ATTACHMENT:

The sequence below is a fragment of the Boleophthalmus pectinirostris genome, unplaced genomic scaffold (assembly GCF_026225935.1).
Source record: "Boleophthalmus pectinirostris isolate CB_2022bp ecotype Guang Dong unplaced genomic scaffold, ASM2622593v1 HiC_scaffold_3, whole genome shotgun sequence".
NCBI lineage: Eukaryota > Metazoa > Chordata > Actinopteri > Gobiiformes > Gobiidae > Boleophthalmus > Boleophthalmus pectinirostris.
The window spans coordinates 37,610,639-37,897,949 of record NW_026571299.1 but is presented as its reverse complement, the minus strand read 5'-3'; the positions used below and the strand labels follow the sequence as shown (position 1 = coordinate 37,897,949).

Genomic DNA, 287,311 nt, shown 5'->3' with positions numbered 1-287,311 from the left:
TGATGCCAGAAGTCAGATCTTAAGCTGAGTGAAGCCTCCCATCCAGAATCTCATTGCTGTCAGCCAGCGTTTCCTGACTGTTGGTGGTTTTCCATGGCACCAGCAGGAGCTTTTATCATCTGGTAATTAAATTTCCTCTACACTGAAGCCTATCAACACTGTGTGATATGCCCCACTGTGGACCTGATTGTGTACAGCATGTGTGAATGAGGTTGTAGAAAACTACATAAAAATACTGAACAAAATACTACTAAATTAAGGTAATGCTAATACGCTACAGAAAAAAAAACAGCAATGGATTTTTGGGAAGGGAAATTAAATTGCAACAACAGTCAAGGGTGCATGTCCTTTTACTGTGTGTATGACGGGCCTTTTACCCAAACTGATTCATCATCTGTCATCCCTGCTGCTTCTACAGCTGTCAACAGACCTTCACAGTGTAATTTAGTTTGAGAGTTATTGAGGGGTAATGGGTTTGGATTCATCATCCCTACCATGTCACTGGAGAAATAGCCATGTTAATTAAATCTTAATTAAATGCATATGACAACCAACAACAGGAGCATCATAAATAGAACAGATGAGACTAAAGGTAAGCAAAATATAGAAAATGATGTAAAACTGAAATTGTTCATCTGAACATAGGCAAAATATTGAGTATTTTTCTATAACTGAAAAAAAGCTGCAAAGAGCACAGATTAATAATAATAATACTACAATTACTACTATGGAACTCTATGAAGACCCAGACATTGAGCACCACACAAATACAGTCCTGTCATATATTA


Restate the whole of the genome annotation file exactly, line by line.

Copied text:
The sequence below is a fragment of the Boleophthalmus pectinirostris genome, unplaced genomic scaffold (assembly GCF_026225935.1).
Source record: "Boleophthalmus pectinirostris isolate CB_2022bp ecotype Guang Dong unplaced genomic scaffold, ASM2622593v1 HiC_scaffold_3, whole genome shotgun sequence".
NCBI lineage: Eukaryota > Metazoa > Chordata > Actinopteri > Gobiiformes > Gobiidae > Boleophthalmus > Boleophthalmus pectinirostris.
The window spans coordinates 37,610,639-37,897,949 of record NW_026571299.1 but is presented as its reverse complement, the minus strand read 5'-3'; the positions used below and the strand labels follow the sequence as shown (position 1 = coordinate 37,897,949).

Genomic DNA, 287,311 nt, shown 5'->3' with positions numbered 1-287,311 from the left:
TGATGCCAGAAGTCAGATCTTAAGCTGAGTGAAGCCTCCCATCCAGAATCTCATTGCTGTCAGCCAGCGTTTCCTGACTGTTGGTGGTTTTCCATGGCACCAGCAGGAGCTTTTATCATCTGGTAATTAAATTTCCTCTACACTGAAGCCTATCAACACTGTGTGATATGCCCCACTGTGGACCTGATTGTGTACAGCATGTGTGAATGAGGTTGTAGAAAACTACATAAAAATACTGAACAAAATACTACTAAATTAAGGTAATGCTAATACGCTACAGAAAAAAAAACAGCAATGGATTTTTGGGAAGGGAAATTAAATTGCAACAACAGTCAAGGGTGCATGTCCTTTTACTGTGTGTATGACGGGCCTTTTACCCAAACTGATTCATCATCTGTCATCCCTGCTGCTTCTACAGCTGTCAACAGACCTTCACAGTGTAATTTAGTTTGAGAGTTATTGAGGGGTAATGGGTTTGGATTCATCATCCCTACCATGTCACTGGAGAAATAGCCATGTTAATTAAATCTTAATTAAATGCATATGACAACCAACAACAGGAGCATCATAAATAGAACAGATGAGACTAAAGGTAAGCAAAATATAGAAAATGATGTAAAACTGAAATTGTTCATCTGAACATAGGCAAAATATTGAGTATTTTTCTATAACTGAAAAAAAGCTGCAAAGAGCACAGATTAATAATAATAATACTACAATTACTACTATGGAACTCTATGAAGACCCAGACATTGAGCACCACACAAATACAGTCCTGTCATATATTA